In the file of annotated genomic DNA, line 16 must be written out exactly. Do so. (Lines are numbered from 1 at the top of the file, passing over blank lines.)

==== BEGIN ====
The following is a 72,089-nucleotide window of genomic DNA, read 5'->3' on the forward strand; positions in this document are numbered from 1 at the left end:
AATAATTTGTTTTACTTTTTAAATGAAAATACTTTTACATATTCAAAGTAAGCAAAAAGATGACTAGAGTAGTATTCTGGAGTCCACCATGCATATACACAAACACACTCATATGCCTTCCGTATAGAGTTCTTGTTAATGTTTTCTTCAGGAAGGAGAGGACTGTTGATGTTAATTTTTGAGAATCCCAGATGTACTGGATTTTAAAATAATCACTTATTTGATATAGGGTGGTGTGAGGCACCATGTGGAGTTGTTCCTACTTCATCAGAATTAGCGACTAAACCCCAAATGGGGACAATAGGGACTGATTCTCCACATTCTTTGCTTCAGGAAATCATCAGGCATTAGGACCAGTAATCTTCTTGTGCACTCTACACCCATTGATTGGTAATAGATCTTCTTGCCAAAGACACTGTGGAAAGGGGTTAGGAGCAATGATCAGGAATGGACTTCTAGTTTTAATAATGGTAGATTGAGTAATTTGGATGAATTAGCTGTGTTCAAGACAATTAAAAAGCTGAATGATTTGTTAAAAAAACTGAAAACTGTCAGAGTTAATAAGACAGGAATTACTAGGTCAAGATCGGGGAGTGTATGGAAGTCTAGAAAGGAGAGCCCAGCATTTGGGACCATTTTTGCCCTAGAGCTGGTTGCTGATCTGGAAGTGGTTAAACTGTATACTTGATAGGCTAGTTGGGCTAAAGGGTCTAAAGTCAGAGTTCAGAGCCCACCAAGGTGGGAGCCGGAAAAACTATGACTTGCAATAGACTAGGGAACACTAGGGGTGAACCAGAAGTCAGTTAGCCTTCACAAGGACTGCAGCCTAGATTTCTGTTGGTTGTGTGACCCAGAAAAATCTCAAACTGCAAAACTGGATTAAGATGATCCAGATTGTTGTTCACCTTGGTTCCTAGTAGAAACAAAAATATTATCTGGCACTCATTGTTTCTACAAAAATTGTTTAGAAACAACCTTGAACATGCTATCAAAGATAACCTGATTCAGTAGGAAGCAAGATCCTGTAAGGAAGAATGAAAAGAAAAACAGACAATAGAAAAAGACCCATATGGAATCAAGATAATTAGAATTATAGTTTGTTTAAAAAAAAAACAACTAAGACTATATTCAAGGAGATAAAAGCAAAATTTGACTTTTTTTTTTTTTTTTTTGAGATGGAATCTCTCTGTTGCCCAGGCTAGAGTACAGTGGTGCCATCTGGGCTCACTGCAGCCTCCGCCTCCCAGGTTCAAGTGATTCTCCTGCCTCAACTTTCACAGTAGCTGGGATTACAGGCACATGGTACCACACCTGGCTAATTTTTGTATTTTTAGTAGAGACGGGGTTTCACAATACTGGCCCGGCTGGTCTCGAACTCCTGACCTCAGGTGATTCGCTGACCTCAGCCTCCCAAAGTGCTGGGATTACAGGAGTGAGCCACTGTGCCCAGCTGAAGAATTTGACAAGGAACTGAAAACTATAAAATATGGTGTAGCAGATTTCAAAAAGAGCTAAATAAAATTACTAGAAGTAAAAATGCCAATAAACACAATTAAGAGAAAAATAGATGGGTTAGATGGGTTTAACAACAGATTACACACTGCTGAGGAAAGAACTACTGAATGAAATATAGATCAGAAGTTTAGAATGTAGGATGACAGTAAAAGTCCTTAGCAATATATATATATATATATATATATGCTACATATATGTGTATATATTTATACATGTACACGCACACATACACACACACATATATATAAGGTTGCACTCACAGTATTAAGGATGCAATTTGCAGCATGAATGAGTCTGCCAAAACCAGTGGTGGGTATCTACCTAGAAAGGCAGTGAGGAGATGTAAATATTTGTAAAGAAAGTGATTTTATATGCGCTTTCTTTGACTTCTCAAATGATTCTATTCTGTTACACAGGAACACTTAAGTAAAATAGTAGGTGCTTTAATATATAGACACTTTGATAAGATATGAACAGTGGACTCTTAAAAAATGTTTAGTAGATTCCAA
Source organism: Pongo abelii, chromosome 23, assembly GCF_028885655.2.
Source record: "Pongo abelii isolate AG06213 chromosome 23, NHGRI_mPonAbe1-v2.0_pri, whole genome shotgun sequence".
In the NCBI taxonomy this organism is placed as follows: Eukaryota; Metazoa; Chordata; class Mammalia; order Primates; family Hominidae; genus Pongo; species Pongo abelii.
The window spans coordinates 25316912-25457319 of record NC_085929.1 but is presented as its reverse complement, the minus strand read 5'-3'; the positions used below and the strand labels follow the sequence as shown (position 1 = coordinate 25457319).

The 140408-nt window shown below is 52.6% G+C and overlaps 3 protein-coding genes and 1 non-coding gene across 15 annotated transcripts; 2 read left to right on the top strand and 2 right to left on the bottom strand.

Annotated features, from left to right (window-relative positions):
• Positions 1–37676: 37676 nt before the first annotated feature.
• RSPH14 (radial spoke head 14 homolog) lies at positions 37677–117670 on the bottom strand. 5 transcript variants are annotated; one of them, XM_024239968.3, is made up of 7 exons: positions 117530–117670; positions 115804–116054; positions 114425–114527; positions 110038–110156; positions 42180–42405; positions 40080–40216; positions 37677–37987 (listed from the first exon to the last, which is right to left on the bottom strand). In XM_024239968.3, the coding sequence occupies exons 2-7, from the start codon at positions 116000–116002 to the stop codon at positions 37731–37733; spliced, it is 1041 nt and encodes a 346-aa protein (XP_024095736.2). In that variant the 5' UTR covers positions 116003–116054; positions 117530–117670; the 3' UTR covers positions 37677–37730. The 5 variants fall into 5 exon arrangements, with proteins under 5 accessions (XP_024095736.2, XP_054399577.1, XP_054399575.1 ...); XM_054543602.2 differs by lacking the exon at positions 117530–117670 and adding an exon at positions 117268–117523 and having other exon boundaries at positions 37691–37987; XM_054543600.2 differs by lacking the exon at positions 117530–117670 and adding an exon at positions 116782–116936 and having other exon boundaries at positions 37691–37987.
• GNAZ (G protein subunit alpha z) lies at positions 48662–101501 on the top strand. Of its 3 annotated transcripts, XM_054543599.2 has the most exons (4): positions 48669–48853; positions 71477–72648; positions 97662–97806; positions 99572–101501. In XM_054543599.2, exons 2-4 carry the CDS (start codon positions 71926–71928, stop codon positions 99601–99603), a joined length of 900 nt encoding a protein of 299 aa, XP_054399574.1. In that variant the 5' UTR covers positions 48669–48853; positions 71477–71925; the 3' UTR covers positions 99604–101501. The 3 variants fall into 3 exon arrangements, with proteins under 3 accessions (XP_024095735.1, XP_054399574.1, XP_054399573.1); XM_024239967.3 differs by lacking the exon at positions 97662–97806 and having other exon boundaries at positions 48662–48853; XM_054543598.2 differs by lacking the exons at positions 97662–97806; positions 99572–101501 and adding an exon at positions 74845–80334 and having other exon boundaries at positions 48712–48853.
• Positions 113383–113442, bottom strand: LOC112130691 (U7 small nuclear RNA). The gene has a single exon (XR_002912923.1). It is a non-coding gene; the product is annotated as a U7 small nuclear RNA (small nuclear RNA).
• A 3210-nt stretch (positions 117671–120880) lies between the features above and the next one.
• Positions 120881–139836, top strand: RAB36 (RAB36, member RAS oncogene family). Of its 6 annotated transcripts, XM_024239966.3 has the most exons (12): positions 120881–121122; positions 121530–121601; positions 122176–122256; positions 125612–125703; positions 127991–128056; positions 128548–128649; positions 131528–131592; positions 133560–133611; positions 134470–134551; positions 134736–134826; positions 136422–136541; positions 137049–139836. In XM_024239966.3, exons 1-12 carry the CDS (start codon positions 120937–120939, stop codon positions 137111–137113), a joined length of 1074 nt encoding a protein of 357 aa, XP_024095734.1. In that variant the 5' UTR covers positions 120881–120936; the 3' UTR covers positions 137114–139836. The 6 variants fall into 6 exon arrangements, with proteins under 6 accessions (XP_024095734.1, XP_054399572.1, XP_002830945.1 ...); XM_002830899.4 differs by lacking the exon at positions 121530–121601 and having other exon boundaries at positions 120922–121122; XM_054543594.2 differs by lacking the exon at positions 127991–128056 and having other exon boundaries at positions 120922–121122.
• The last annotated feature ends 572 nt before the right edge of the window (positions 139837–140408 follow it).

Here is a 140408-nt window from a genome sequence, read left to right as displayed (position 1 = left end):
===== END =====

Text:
Here is a 140408-nt window from a genome sequence, read left to right as displayed (position 1 = left end):